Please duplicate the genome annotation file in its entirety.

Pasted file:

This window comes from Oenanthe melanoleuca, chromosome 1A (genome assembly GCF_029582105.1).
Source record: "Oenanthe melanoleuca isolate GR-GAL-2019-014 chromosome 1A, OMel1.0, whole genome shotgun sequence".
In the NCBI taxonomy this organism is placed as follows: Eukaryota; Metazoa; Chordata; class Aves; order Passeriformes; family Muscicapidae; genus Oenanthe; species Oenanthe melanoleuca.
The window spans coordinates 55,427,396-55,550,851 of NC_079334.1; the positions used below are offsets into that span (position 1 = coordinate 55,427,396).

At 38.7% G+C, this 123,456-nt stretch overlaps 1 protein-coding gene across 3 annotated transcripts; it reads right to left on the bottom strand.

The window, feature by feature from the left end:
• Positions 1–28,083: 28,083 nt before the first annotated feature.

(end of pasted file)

This window comes from Oenanthe melanoleuca, chromosome 1A (genome assembly GCF_029582105.1).
Source record: "Oenanthe melanoleuca isolate GR-GAL-2019-014 chromosome 1A, OMel1.0, whole genome shotgun sequence".
In the NCBI taxonomy this organism is placed as follows: Eukaryota; Metazoa; Chordata; class Aves; order Passeriformes; family Muscicapidae; genus Oenanthe; species Oenanthe melanoleuca.
The window spans coordinates 55,427,396-55,550,851 of NC_079334.1; the positions used below are offsets into that span (position 1 = coordinate 55,427,396).

At 38.7% G+C, this 123,456-nt stretch overlaps 1 protein-coding gene across 3 annotated transcripts; it reads right to left on the bottom strand.

The window, feature by feature from the left end:
• Positions 1–28,083: 28,083 nt before the first annotated feature.